Next – What does the new ANSI Z308.1 standard mean to our industry? Actually, a lot. Finally, a decent medical kit guideline and standard directed to a “high risk workplace”. For so long our industry has tried to interpret and incorporate an “OSHA approved” first aid kit to have on site when doing our job, climbing towers. These initial required items in the “first aid kits” were very limited to say the least. The old 50 band-aids to treat 50 injured workers was, essentially, very outdated and didn’t take into account the “higher risk workplaces”. Finally, the ANSI Z308.1 – 2015 standard actually addresses our “high risk work environment” and now has a comprehensive, understandable and user friendly standard for us to train on and put into service.
At both the NATE 2015 and 2016 conferences I was honored to be a part of a panel discussion / presentation “Worse Case Scenario”. This session was designed to initiate discussion and input on the evaluation, training, skills, techniques and emotional abilities asked of us in the event of a “worse case scenario” where we, as trained climbers are asked to rescue one “of us” from an “at height” situation. What would you do? It was a fantastic opportunity to be a part of and hear the many possible scenarios, thoughts, concerns and problem solving ideas the panel and audience discussed. One common theme and question was “what medical care can we, should we, provide, for those needing medical attention and rescue when they are “at height” on a tower?
It worked out to be a great opportunity to bring up this new ANSI standard and discuss the items on the list and how they would work best in this “worse case scenario”. Since then, we have worked with many medically trained emergency services, military medics, tower climbers and first aid training companies to compile a “High Risk First Aid Kit” specific to the tower climbing industry. Basically it is divided into three “treatment” kits. “At Height” – “On the Ground” – “Survival” concepts. This will continue to be a work in progress for sure, however, by combining the input from all these great people and resources, we have a lot of information to compile and print into our updated NATE guidebook.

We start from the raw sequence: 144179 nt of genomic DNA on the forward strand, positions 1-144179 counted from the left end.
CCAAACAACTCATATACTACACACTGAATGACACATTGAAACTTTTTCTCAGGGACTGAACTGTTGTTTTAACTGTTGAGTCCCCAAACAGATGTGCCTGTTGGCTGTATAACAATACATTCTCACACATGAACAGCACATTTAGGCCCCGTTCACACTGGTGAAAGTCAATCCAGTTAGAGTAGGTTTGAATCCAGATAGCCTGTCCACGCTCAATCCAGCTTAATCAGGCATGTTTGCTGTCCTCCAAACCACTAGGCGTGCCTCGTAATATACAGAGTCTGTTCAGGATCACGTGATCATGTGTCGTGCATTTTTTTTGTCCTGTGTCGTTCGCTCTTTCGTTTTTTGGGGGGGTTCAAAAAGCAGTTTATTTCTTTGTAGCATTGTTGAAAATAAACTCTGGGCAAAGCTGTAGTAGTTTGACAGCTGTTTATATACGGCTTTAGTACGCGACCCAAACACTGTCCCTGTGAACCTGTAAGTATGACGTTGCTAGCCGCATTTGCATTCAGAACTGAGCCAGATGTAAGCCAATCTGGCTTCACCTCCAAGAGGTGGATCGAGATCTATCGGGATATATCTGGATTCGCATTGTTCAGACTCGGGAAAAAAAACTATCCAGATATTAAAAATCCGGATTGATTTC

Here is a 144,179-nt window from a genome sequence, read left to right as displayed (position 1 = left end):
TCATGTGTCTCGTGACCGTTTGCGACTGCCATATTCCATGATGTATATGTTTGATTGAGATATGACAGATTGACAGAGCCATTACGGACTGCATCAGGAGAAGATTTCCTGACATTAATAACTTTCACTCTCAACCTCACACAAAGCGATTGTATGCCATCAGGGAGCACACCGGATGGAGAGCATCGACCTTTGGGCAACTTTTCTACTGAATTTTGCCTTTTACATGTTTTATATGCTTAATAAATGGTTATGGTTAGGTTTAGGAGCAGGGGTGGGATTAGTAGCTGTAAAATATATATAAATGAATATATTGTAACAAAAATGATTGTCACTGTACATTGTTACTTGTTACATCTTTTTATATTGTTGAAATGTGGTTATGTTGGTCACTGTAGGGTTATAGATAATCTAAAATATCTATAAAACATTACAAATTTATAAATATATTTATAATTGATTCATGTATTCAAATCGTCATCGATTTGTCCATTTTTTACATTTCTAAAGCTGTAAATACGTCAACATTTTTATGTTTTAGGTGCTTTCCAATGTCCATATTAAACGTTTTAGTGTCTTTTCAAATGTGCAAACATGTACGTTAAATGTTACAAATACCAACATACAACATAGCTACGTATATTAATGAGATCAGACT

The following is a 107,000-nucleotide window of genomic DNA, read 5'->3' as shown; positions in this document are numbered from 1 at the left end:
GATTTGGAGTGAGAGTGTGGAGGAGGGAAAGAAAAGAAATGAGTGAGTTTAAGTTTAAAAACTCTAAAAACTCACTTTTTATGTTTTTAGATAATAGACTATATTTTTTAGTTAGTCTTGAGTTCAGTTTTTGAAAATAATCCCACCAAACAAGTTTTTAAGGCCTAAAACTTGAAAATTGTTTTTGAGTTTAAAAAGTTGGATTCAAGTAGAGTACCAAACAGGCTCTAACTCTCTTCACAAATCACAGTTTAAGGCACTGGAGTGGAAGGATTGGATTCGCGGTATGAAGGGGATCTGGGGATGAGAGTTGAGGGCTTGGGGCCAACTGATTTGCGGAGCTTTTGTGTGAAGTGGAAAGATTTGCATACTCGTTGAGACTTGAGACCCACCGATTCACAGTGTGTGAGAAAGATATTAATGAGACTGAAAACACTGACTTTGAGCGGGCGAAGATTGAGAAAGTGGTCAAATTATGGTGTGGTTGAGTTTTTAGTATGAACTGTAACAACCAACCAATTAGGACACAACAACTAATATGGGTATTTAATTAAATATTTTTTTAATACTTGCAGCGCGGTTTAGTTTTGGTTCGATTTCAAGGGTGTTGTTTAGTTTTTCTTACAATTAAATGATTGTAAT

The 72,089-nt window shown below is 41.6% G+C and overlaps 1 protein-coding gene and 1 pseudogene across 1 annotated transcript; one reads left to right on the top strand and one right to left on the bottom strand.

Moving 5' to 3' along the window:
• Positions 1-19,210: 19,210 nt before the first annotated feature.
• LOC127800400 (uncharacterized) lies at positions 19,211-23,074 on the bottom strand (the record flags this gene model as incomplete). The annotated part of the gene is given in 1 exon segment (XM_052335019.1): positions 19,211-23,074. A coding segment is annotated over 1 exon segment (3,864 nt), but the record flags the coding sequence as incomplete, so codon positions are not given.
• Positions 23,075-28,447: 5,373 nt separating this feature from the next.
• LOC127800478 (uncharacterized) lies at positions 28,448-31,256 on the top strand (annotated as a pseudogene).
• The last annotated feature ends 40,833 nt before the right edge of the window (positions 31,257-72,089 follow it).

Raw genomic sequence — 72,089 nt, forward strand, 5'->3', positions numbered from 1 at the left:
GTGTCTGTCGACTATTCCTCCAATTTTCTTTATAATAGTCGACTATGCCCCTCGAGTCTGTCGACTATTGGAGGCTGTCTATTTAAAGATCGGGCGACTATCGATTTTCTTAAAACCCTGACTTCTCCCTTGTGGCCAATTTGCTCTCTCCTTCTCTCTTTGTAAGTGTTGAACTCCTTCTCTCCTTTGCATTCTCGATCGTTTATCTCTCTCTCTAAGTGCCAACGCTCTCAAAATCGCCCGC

To obtain either or both of these new Standards refer to the below listed web sites. Because NFPA and ANSI are “for profit” publishing organizations, we are not able to reproduce the actual standards. Please feel “free” to pay the nominal cost it takes to actually own these published standards. It helps keep the intent and interpretations readily available as a resource.
Watch for the updated NATE Accident Prevention, Safety and Health Program Guide book where we will be explaining more details about these “kits” in the Emergency Response section.
Listed below is a basic explanation of a “First Aid Kit / Supplies” standard as per OSHA and ANSI.
The Occupational Safety and Health Administration’s (OSHA’s) medical services and first aid regulation, 29 Code of Federal Regulations (CFR) 1910.151(b) states, “In the absence of an infirmary, clinic, or hospital in near proximity to the workplace which is used for the treatment of all injured employees, a person or persons shall be adequately trained to render first aid. Adequate first aid supplies shall be readily available.”
The American National Standards Institute (ANSI) and International Safety Equipment Association (ISEA) American National Standard – Minimum Requirements for Workplace First Aid Kits and Supplies (ANSI/ISEA Z308.1-2015) establishes minimum performance requirements for first aid kits and their supplies. First aid kits are classified based on the assortment and quantity of first aid supplies intended to deal with most types of injuries and sudden illnesses that may be encountered in the workplace. These may include major and minor wounds; minor burns; sprains and strains; and eye injuries. As each work environment is unique, it is expected that the contents of each kit will be supplemented as needed based upon the recommendations of a person competent in first aid.